Ray Biederman, a township attorney representing Teising in her role as trustee, argued that the firefighters didn’t have standing to say the trustee should forfeit the position. Biederman also argued that Indiana law gives township trustees latitude to decide how to staff fire departments. That, he said, wasn’t subject to an injunction. And in this case, Biederman said, Teising gave firefighters indications in the early spring that layoffs were coming, with a final notice in early June. (He spent time asking one of the firefighters whether he’d taken the time to start looking for another job.)
Persin said he was willing to give both sides 60 to 90 days to make their cases. But he said he understood the urgency and would decide about the preliminary injunction Tuesday.
Township board members were not happy that the township attorney was called to represent Teising, when the board is crusading to get her to resign. Board member Brendan Betz, when he first spotted Biederman, in the courtroom: “Fancy seeing you here ...”
Late Monday night, the Wabash Township Advisory Board called what members called an emergency meeting. There, they agreed to join the Wabash Township Fire Department Association’s lawsuit. They also prepped to take legal action against Teising if she went through with the layoffs, against their protests.
The township board is scheduled to meet again Tuesday evening, to deal with any fallout if the judge doesn’t rule for the firefighters or Teising doesn’t back down.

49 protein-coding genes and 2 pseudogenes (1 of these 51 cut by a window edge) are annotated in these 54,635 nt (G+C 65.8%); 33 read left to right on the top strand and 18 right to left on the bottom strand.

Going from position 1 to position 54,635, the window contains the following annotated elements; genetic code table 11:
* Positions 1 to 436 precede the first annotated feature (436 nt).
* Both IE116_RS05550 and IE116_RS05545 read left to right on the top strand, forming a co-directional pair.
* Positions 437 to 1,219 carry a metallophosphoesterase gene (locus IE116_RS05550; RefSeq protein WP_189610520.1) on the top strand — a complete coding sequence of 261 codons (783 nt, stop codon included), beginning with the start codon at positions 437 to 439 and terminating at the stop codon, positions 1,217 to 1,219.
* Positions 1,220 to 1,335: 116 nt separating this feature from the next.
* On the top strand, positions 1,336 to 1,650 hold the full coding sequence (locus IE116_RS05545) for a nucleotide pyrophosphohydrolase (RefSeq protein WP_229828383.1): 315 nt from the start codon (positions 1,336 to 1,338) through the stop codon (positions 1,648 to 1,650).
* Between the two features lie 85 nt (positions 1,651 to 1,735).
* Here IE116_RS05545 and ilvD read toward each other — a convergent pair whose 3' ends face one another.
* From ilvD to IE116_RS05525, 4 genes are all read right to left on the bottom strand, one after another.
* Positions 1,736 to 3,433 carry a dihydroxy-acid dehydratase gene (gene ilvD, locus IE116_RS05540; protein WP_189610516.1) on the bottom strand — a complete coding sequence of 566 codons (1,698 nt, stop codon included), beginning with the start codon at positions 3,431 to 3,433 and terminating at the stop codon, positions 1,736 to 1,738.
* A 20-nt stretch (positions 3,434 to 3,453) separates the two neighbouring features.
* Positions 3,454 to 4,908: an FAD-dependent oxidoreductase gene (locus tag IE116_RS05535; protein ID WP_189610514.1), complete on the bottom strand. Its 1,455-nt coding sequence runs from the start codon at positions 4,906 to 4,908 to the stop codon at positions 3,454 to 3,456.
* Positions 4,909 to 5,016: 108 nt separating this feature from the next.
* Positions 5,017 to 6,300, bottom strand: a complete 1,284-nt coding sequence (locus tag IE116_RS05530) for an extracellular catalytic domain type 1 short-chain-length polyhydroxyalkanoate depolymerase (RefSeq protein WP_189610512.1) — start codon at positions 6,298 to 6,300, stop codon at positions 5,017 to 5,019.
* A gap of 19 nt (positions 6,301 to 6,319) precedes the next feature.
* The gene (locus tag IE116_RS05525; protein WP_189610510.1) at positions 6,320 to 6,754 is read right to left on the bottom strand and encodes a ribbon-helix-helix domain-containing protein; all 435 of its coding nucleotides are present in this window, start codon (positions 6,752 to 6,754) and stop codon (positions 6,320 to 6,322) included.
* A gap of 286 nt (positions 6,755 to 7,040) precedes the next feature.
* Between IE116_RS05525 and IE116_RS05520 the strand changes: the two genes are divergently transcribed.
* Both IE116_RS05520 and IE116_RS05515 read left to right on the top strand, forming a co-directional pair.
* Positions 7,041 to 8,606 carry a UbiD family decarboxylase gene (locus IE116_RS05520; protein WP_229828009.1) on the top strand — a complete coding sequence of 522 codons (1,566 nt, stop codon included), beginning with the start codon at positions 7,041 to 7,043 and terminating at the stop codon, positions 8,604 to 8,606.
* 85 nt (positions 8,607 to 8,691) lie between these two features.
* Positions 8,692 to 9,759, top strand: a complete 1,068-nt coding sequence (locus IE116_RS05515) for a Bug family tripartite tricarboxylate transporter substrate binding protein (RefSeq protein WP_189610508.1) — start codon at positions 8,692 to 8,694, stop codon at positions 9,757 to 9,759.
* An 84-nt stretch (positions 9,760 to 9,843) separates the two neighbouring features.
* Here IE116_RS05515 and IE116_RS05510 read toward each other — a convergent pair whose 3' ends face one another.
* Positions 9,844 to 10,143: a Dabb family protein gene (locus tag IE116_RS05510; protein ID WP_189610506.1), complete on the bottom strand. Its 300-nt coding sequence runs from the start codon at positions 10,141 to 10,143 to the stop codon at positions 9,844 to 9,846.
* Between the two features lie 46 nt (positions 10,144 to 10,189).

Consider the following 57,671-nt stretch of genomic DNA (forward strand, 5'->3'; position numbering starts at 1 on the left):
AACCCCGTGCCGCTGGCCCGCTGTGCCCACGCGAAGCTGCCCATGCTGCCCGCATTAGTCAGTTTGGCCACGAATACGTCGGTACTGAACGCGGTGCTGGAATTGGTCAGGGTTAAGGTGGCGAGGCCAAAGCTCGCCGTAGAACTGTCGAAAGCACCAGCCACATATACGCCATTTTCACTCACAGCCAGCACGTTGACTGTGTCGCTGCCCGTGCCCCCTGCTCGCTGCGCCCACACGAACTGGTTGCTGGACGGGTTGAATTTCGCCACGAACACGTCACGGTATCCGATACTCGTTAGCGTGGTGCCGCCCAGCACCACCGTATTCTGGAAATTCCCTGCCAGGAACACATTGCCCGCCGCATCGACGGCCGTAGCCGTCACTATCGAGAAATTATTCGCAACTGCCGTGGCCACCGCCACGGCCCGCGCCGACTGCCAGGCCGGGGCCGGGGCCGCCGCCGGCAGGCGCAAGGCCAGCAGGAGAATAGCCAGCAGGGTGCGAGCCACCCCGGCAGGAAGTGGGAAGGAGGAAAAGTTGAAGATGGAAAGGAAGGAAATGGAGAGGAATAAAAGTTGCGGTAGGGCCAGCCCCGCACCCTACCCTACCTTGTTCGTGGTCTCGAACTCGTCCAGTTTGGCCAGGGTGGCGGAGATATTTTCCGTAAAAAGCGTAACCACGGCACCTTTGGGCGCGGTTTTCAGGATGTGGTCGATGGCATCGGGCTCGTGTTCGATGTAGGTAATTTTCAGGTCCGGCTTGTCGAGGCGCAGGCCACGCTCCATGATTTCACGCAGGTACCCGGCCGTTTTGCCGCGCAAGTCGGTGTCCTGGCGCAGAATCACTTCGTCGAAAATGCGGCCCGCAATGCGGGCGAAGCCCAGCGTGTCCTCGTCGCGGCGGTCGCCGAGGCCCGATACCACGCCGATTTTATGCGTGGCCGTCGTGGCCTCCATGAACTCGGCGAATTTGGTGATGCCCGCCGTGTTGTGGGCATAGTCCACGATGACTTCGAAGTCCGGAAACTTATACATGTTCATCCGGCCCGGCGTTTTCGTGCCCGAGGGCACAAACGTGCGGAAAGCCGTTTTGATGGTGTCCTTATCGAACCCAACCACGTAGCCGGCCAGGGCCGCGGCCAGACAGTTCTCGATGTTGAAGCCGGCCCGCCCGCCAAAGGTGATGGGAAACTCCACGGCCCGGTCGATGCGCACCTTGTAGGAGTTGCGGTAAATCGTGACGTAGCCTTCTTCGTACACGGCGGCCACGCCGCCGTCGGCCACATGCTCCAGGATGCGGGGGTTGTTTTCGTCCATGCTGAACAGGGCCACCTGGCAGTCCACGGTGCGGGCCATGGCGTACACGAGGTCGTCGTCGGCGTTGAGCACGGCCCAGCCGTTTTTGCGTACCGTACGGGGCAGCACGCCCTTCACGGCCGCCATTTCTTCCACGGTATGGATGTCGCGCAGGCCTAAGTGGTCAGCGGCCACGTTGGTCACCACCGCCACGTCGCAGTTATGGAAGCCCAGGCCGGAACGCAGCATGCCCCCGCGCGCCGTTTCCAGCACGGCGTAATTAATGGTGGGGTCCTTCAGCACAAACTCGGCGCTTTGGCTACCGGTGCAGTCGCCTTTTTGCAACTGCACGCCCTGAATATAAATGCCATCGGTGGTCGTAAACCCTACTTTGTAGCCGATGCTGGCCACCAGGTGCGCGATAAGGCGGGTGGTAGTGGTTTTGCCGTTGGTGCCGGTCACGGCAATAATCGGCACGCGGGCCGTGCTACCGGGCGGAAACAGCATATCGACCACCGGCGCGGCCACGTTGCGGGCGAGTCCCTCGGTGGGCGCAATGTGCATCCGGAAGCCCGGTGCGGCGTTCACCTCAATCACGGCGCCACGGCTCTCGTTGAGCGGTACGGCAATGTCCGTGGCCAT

On Friday, the township advisory board went with what they called a “nuclear option,” which they expect will spur another legal challenge.
The township board agreed to create its own emergency response department that would bypass the trustee. In essence, the firefighting operation, staff and equipment would transfer wholesale to the township board, funded by existing firefighting funds. It also would maintain fire department staffing as it is now, meaning no layoffs Tuesday.
The resolution is built on the premise that there is enough money in the budget to cover the township’s three paid firefighters through 2021, plus a maneuver the board made a week ago that cleared the way to move $500,000 from a firefighting fund designed for large equipment needs to one that could be used for operations, including firefighter salaries, through 2023. That, board members contend, would give the township two years to figure out a long-term solution to fund and even expand the paid firefighter ranks. (Teising has rejected that idea several times since it was presented.)
Whether it’s legal under Indiana law, that’s still a question, township board members admitted. (A 2009 Indiana attorney general opinion, saying control of emergency services belongs to the trustee, casts doubt on on that.)
“We’ll see how things play out (Tuesday), then we’ll know what we need to do,” Betz said Monday afternoon.
Outside the courthouse, firefighters on the chopping block gathered after watching the arguments in the courtroom.